the Expert Consensus Group agreed that the evidence Oxycodone is, therefore, recommended for use only if suggests that it is safe to use in the last days of life for a alternative opioids are unavailable. If used, dosing inter- patient dying with advanced CKD. However, in the vals should be increased and patients should be monitored knowledge that accumulation of the parent drug and an increase in half-life may occur if fentanyl is given as a continuous infusion to patients with severe renal failure, Hydromorphone is metabolised to hydromorphone- it is recommended that patients be closely monitored for 3-glucuronide (H-3-G), which accumulates in renal failure.46 The activity of H-3-G in humans is not fully established although it is known to be neuroexcitatory in Alfentanil is a very short-acting opioid with an analgesic rats.47 One study looked at pain management in patients effect, which lasts between 5 and 10 min. It is chemically with cancer and renal impairment.48 The study suggests related to fentanyl but has a faster onset time and shorter that patients tolerate hydromorphone better than mor- duration of action. This is due to its pharmacokinetic prop- phine. The study is retrospective in design and the range erties of a small distribution volume and a short half-life of of creatinine levels suggest (median serum creatinine 1.5–3 h.55 Only a small volume of injection is required, 127 μmol/L) that patients may have had mild renal fail- when given by continuous subcutaneous infusion, which ure. Therefore, no firm conclusions can be made regard- can be an advantage over fentanyl, when a patient requires ing the safety and effectiveness of hydromorphone in high analgesic doses. It undergoes hepatic metabolism by advanced renal failure. Although there is some anecdotal N- and O-dealkylation to inactive, nontoxic metabolites, positive experience of the drug in this setting, due to the which are cleared by the kidneys. Only 1% of the parent limited published evidence, it cannot be recommended.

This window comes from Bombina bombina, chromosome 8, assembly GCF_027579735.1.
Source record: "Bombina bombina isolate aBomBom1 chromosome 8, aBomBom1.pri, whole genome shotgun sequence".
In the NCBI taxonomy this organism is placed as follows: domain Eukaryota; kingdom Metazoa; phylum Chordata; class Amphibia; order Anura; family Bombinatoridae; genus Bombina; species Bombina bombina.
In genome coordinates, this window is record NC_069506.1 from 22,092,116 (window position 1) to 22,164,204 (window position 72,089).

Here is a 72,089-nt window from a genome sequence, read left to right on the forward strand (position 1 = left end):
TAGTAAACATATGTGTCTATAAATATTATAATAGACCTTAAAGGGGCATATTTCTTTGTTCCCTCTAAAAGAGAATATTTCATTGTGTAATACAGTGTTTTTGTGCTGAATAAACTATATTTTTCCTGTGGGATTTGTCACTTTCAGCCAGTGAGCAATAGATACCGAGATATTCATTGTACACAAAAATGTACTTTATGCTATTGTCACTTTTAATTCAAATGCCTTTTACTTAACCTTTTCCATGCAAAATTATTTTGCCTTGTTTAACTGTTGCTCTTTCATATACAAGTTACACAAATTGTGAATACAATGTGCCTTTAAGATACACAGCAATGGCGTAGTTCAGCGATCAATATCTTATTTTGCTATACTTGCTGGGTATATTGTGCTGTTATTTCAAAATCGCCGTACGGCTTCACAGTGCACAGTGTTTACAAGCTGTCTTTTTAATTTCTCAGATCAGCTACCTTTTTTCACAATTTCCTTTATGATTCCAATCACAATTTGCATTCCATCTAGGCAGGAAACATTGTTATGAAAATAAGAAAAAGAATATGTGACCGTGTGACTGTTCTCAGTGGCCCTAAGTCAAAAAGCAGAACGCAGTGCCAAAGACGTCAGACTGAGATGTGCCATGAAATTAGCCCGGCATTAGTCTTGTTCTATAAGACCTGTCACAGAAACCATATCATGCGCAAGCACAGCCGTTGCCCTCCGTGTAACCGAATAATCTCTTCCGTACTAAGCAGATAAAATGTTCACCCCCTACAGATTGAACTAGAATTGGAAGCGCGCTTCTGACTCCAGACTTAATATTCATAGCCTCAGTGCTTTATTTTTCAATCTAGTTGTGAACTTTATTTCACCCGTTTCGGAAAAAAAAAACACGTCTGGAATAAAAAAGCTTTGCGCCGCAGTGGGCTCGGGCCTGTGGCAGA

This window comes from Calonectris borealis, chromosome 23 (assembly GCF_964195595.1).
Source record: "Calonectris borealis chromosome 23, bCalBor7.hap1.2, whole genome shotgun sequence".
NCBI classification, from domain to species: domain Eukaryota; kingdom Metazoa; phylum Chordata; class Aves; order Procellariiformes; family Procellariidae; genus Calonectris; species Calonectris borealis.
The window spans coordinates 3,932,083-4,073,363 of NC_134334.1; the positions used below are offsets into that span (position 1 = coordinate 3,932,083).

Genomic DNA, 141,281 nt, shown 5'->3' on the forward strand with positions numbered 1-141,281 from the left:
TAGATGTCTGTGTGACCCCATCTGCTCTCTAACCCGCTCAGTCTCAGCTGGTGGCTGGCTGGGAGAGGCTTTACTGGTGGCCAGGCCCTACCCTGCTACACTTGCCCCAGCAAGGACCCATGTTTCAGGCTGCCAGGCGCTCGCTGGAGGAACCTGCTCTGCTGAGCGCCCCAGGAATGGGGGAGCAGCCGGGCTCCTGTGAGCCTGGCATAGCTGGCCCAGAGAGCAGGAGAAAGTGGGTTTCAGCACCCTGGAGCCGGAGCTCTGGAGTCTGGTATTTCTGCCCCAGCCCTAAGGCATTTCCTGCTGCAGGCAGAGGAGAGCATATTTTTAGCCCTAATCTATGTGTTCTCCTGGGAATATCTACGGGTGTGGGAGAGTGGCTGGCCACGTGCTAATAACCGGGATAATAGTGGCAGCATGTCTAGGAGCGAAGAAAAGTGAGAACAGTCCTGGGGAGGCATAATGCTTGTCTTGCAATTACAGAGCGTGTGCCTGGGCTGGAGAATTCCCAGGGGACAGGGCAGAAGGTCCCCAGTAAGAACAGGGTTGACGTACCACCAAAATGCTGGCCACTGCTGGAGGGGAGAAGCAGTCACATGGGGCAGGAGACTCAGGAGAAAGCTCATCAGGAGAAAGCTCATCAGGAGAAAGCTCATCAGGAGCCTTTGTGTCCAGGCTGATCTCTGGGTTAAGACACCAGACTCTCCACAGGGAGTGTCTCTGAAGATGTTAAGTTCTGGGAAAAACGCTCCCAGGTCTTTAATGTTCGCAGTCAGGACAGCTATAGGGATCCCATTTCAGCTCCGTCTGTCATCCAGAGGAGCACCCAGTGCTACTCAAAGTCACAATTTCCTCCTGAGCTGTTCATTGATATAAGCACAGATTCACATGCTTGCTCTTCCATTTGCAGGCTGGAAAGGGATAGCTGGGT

unchanged drug is excreted by the kidneys.56 Pharmacokinetic studies have shown that in patients Fentanyl is a potent, short-acting synthetic opioid with a with renal failure, there is no change in the volume of dis- relatively short half-life of 1.5–6 h. Because of its low tribution or the elimination half-life of alfentanil.57,58 In the literature, there have been no reports of alfentanil There is a striking lack of evidence for symptom con- causing adverse effects in patients with severe renal fail- trol in patients with renal failure and few studies on how ure. The evidence suggests that alfentanil is safe to use at renal impairment affects the pharmacokinetics and phar- normal doses in patients with renal failure.